The Indian state of Kerala has the highest alcohol consumption per head in India (8.3 litres against the national average of 4 litres, while also being credited with the highest literacy rate (including female literacy), best social indicators, and best infant mortality. Kerala has the historical mix of influences from the spice trade, its early introduction to Christianity and the English language, tea and rubber plantations, the first elected Communist government of the world, and, during the past three decades or so, the economic affluence resulting from the millions of Keralites choosing to work abroad—particularly in the wealthy Gulf region. As a reflection of this prosperity, the shift from the traditional values, and new found consumerism, alcohol has crept into the daily lives of society, mainly for men, and particularly involving the middle and lower socioeconomic classes. In addition to directly affecting the health of those consuming alcohol, a high per capita consumption of spirits (mainly brandy, rum, whisky, and vodka) is affecting women and children through the significant depletion of family income and increasing rate of domestic violence. 
The government of Kerala, in an unusual ministerial order, initially closed the 418 alcohol serving bars attached to hotels with two and three star status on 1 April 2014, on the basis of suboptimal facilities and after months of political and social debates. On 22 August it took the revolutionary decision at ministerial level to stop the sale of liquor by all alcohol outlets of hotels operating in the state (an additional 312 hotels), other than those with in the five star category (currently only 23 in the state): effectively closing down the multimillion rupee liquor business affecting the health of the population.
Even though the initial proposal was not to renew the “bar license” due for 31 March 2015, through an additional circular the government prohibited alcohol sales from 12 September 2014. The state is also going ahead with a reduction of “liquor outlets” on an annual 10% basis (currently there are 334 such outlets in Kerala), with an ambitious target of a “dry Kerala” by 2024. This policy decision from the state government would result in an immediate excise tax revenue drop annually of approximately 7000-8000 crores of rupees (www.kerala.gov.in). To keep the macroeconomics in perspective, alcohol sales related excise revenue yields the state over 22% of the annual budget. However, the hope of reducing and even reversing the high alcohol consumption trend by the working class men of the society and not giving young people easy access to concentrated spirits could probably pay dividends in the medium and long term.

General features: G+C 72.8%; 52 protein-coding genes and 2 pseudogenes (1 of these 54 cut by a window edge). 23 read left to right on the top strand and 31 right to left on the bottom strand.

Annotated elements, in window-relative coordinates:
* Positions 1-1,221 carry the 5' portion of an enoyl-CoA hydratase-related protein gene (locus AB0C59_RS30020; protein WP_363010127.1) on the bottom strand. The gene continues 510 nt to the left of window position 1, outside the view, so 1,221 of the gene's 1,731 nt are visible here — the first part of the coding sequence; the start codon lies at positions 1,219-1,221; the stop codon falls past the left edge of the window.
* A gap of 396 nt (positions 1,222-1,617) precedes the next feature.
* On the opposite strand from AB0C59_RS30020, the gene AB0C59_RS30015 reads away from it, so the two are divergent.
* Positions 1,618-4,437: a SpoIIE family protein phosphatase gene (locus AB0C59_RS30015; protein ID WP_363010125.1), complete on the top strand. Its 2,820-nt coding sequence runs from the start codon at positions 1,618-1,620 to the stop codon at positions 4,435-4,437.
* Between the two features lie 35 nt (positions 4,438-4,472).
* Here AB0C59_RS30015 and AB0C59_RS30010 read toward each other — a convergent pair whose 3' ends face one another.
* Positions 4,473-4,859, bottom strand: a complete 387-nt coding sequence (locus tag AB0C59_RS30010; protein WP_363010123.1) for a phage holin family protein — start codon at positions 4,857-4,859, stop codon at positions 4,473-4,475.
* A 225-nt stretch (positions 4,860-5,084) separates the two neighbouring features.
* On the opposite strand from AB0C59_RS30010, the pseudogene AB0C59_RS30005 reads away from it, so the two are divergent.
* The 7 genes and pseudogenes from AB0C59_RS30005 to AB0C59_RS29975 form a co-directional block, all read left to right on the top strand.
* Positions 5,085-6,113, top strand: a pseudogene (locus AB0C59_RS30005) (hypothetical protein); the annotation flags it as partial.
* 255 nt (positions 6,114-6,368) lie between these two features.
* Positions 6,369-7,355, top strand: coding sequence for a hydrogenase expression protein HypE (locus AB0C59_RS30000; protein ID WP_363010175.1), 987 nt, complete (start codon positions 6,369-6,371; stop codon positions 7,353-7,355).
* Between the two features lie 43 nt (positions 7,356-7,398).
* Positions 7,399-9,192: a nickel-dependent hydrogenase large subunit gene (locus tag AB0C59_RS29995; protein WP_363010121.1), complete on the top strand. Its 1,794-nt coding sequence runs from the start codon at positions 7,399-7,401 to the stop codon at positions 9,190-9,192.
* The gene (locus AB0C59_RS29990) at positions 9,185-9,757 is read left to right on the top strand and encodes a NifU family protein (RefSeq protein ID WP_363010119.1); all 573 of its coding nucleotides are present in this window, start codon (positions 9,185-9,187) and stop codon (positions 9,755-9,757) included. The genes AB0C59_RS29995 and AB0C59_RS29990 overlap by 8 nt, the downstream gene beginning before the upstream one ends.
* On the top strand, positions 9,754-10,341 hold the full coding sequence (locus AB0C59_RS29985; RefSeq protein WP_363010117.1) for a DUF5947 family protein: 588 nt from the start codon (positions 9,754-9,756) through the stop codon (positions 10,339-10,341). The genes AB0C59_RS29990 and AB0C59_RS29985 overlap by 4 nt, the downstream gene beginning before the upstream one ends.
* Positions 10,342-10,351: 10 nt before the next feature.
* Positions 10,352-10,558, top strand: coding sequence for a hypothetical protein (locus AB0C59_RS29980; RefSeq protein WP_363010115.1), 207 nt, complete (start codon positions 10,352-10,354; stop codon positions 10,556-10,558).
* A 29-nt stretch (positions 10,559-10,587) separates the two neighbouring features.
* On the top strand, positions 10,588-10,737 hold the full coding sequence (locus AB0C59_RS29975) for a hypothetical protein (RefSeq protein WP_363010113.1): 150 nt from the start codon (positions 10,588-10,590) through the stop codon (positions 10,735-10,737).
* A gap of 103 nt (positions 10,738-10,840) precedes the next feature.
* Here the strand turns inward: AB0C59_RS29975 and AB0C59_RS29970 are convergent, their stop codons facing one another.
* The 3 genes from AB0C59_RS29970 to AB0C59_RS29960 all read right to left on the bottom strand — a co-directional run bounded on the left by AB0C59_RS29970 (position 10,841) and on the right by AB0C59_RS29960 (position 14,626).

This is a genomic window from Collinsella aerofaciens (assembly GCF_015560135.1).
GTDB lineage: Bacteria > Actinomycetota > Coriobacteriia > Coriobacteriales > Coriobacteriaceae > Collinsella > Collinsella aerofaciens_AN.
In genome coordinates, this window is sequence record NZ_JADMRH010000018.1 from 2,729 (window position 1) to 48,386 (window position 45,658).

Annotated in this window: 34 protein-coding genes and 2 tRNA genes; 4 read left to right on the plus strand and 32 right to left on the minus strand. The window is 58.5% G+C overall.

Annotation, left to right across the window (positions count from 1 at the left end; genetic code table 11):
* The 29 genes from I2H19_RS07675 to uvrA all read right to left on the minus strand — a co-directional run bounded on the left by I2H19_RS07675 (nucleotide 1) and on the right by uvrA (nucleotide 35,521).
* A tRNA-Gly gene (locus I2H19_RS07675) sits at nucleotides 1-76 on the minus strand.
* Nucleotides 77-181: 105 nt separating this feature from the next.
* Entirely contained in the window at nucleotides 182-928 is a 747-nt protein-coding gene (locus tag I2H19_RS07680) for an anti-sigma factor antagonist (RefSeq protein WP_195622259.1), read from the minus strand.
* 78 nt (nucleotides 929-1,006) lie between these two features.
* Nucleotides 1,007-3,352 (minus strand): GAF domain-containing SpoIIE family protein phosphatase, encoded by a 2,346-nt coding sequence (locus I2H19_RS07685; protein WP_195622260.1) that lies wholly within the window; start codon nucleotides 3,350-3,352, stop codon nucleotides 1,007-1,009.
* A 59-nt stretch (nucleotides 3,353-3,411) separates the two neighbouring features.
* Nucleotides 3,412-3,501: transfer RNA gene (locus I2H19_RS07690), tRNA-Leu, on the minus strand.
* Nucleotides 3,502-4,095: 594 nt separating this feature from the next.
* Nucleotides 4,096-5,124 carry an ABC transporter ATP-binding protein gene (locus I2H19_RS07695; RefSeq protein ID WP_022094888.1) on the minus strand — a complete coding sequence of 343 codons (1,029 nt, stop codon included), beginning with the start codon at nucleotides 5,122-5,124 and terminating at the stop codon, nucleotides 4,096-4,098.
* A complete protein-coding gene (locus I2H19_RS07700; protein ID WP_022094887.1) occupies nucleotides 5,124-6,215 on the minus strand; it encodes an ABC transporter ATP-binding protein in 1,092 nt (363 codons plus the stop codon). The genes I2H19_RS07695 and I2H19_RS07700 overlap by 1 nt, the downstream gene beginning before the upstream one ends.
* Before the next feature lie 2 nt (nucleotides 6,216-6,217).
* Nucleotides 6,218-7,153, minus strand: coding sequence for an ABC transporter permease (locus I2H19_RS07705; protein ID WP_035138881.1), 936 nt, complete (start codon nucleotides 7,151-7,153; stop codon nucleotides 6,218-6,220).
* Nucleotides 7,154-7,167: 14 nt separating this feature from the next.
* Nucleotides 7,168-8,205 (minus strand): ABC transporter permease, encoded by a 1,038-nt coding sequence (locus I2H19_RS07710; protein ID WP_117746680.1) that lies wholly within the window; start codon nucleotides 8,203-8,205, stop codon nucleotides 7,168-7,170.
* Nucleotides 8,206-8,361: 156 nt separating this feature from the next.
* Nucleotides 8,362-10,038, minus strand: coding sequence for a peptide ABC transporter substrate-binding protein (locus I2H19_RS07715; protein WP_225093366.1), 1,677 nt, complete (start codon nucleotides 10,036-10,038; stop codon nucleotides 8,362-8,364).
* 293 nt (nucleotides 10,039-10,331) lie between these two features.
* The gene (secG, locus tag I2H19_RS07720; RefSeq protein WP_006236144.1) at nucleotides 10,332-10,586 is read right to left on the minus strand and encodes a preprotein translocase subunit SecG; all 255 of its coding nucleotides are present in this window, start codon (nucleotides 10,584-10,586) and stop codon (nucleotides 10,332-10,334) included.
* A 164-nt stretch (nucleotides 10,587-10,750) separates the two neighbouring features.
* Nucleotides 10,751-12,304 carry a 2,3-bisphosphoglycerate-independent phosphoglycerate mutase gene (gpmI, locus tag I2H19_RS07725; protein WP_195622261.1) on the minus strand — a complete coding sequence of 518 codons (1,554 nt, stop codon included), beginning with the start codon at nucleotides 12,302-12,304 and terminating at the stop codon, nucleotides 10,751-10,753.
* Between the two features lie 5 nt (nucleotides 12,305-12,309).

Interestingly, spirits (distilled beverages) account for 95% of the alcoholic beverages consumed in India, and the “average age of initiation” has dropped from 18 years to 13 years over the past two decades. Kerala’s government has expedited the new law to come to effect on 12 September, amid speculations as to how the “soft liquor” outlets (mainly beer and local alcoholic beverage prepared from the coconut tree, which is known as “Toddy”) and the booming tourism industry would respond. There is also concern for the authorities as how best to respond appropriately and proactively to the threat by the potential for corruption and fight against the “illegal alcohol trade” while trying to cope with depleting revenue from alcohol sales itself.
There is hope that the “out of sight, out of mind” mantra will work positively on this “spiritual” policy initiative, ultimately percolating to the promotion of population health in the state of Kerala.
Competing interests: None to declare.
Roy K Philip is a paediatrician, neonatologist, and healthcare innovator with experience in the health systems of India, the UK, and Ireland. His interests include health services management, health economics, and clinical research.
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